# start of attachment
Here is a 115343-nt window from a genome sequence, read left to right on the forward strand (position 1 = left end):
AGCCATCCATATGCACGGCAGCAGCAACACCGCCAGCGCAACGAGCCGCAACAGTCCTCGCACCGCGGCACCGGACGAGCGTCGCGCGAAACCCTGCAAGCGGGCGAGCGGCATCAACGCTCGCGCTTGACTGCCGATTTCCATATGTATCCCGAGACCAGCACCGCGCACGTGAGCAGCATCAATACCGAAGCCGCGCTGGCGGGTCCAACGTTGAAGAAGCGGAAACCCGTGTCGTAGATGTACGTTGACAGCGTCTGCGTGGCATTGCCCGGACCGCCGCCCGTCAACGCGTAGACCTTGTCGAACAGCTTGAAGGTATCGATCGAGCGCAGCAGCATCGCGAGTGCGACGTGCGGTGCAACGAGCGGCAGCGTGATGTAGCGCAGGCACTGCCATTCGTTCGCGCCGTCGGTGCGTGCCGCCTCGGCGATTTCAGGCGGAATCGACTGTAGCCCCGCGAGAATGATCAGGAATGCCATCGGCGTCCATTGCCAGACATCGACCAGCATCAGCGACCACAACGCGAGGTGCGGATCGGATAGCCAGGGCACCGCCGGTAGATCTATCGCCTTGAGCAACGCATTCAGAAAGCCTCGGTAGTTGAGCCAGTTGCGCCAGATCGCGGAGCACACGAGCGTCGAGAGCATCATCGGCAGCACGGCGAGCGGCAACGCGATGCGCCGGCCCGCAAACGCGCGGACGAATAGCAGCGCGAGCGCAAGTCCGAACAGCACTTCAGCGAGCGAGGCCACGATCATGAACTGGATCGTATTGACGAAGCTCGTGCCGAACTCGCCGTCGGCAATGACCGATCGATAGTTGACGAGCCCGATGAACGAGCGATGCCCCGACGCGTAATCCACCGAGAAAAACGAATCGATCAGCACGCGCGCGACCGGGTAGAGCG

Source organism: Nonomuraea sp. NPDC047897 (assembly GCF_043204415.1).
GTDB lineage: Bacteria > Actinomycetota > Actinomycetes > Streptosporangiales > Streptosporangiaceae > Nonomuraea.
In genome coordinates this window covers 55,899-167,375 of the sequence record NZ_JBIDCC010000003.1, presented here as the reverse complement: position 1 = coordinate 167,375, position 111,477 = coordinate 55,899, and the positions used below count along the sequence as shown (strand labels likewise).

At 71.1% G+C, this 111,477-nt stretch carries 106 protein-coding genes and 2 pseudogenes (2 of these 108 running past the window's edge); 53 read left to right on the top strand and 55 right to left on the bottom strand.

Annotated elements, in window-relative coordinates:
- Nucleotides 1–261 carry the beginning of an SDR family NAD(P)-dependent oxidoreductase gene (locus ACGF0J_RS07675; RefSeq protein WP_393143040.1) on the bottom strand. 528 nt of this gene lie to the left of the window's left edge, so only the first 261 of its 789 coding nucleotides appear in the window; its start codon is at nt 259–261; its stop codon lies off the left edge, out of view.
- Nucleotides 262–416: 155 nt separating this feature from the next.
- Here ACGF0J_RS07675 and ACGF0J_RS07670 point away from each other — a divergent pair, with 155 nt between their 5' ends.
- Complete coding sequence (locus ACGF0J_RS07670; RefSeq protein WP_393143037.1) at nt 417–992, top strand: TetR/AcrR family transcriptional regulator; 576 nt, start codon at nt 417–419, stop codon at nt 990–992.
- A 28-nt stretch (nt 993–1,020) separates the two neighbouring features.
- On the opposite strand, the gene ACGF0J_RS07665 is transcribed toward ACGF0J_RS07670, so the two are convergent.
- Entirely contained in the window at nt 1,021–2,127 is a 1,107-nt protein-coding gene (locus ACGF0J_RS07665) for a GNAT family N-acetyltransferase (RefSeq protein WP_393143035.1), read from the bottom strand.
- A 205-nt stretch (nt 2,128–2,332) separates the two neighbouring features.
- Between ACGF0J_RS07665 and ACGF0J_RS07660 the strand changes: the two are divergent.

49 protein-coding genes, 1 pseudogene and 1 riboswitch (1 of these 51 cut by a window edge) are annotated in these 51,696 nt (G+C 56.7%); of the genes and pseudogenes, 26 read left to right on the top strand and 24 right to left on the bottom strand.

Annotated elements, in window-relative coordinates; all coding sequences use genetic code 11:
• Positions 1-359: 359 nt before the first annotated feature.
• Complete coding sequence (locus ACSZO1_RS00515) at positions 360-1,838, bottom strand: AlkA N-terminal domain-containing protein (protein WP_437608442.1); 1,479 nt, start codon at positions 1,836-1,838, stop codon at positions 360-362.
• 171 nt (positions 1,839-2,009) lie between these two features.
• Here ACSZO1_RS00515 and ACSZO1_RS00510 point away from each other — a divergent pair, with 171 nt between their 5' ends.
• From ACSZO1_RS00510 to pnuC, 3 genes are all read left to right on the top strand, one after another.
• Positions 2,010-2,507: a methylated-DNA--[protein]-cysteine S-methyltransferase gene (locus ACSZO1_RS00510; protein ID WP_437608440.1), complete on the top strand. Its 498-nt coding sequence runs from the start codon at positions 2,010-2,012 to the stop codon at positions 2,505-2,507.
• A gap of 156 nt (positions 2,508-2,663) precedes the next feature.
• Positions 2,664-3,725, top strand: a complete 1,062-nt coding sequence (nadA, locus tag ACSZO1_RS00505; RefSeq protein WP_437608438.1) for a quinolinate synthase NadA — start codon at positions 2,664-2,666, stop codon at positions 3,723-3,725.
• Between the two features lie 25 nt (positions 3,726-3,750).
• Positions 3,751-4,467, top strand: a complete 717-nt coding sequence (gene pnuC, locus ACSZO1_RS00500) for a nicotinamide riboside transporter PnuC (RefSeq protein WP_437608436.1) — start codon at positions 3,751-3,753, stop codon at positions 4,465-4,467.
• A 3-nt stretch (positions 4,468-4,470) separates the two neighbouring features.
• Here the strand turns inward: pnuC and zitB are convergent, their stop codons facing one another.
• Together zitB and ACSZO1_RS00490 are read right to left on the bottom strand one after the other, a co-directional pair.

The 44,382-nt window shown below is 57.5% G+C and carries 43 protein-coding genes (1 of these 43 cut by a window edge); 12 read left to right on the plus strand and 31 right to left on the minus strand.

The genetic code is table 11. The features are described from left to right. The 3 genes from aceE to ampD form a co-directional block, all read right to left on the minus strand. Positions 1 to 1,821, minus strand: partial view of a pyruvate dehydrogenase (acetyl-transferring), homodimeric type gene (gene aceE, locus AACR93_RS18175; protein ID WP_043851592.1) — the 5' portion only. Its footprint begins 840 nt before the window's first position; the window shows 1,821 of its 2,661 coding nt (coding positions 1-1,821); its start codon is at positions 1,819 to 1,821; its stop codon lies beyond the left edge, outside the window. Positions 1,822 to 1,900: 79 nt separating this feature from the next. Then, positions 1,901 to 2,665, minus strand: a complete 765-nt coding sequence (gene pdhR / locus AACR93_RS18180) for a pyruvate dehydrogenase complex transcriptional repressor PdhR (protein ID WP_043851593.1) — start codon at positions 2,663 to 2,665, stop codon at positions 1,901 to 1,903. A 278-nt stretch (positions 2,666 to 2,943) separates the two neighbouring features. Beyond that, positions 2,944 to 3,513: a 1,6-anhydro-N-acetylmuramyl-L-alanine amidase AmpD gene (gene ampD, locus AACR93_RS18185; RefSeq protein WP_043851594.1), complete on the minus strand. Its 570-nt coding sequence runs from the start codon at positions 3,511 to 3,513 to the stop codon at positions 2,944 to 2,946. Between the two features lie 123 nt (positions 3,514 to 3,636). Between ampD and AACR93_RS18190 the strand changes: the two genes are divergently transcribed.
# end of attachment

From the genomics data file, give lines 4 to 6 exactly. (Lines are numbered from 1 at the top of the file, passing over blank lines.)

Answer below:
GTDB lineage: Bacteria > Actinomycetota > Actinomycetes > Streptosporangiales > Streptosporangiaceae > Nonomuraea.
In genome coordinates this window covers 55,899-167,375 of the sequence record NZ_JBIDCC010000003.1, presented here as the reverse complement: position 1 = coordinate 167,375, position 111,477 = coordinate 55,899, and the positions used below count along the sequence as shown (strand labels likewise).

At 71.1% G+C, this 111,477-nt stretch carries 106 protein-coding genes and 2 pseudogenes (2 of these 108 running past the window's edge); 53 read left to right on the top strand and 55 right to left on the bottom strand.